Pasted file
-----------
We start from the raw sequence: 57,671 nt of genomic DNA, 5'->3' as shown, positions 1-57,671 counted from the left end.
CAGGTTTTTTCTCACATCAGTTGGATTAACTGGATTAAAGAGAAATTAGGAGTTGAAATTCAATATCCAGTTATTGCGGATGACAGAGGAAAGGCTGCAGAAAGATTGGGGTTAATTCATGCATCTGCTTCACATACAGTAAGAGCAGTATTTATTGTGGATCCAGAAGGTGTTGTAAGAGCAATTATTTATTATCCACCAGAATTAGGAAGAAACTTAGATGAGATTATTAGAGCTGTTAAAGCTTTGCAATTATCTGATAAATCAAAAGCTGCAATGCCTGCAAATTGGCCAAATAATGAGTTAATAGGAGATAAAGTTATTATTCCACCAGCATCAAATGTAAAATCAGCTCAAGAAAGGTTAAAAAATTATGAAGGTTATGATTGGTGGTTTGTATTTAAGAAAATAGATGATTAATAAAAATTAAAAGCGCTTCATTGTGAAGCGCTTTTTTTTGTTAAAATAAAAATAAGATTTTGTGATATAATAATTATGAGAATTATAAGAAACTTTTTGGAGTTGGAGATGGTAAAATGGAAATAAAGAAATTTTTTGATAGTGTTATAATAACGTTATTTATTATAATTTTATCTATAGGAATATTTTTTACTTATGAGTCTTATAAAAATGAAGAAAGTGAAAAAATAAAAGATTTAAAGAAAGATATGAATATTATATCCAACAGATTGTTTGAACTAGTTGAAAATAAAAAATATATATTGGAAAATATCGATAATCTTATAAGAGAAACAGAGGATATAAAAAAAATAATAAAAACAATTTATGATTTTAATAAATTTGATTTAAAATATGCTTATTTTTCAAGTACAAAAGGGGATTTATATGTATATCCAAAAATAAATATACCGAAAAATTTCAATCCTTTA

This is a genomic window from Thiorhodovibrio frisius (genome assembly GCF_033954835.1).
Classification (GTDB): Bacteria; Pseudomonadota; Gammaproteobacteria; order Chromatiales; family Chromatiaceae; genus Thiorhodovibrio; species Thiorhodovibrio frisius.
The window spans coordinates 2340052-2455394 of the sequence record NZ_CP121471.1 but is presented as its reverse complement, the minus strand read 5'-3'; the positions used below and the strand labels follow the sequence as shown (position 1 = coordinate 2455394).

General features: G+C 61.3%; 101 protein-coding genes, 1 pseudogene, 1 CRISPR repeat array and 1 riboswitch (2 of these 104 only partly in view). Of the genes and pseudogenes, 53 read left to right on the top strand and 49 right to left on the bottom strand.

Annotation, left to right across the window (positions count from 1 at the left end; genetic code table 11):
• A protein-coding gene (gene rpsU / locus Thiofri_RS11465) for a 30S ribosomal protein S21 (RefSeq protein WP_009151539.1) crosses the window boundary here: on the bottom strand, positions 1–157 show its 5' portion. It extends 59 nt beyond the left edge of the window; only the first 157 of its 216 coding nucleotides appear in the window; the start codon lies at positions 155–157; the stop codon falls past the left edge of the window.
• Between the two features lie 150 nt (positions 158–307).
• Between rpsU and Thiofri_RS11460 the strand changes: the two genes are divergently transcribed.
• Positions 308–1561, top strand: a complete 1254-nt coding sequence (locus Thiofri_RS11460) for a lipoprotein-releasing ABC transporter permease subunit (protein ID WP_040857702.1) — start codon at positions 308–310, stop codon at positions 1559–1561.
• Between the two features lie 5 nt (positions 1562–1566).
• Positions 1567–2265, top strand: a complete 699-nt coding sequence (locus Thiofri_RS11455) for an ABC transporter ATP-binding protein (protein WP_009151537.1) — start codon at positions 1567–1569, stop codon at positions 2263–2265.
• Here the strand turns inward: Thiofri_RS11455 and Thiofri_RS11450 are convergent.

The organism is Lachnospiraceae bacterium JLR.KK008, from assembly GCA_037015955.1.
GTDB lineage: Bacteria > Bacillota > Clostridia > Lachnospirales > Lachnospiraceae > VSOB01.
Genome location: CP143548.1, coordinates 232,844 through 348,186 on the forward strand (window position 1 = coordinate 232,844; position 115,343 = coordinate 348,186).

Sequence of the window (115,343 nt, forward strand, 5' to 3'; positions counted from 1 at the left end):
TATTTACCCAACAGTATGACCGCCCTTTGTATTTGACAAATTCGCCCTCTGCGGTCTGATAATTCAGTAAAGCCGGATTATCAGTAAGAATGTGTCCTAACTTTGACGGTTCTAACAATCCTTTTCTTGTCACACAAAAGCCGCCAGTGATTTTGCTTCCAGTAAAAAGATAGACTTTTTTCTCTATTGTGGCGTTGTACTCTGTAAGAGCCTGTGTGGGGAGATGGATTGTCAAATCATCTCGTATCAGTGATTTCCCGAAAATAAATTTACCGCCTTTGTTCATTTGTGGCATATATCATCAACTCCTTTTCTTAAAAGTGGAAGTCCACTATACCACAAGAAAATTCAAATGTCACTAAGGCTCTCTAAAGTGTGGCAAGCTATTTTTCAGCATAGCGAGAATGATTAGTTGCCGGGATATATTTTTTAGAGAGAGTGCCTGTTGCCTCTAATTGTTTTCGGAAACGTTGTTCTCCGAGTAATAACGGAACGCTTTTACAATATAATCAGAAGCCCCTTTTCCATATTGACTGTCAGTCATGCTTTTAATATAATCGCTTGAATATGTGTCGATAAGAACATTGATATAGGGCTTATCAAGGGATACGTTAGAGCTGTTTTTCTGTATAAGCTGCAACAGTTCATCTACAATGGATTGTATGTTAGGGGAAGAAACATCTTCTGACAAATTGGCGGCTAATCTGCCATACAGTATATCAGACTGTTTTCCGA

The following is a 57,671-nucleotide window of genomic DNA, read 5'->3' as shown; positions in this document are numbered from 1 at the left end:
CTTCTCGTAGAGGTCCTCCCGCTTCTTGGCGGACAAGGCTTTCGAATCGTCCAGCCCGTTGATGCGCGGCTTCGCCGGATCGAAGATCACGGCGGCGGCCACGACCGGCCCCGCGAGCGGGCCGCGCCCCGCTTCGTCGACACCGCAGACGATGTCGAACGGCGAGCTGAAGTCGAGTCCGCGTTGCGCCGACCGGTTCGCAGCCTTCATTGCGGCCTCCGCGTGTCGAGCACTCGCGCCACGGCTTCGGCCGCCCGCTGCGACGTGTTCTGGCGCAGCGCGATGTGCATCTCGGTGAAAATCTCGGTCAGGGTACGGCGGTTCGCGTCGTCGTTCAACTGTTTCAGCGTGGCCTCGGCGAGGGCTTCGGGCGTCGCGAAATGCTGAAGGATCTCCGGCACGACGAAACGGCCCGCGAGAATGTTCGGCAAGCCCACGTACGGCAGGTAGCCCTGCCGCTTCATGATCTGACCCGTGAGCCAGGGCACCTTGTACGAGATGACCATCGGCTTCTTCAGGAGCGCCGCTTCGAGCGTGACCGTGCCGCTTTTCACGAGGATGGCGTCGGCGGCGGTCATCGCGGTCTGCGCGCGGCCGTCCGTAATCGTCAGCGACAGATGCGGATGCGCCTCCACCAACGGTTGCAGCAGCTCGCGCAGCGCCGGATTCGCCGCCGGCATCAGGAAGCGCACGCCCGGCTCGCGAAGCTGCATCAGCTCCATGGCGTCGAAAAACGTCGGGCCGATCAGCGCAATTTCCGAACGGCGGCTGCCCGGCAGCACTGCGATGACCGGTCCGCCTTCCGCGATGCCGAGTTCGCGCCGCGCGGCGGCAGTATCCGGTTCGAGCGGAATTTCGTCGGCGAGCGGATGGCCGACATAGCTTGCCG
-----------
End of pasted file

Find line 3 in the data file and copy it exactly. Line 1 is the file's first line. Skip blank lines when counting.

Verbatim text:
This is a genomic window from Thiorhodovibrio frisius (genome assembly GCF_033954835.1).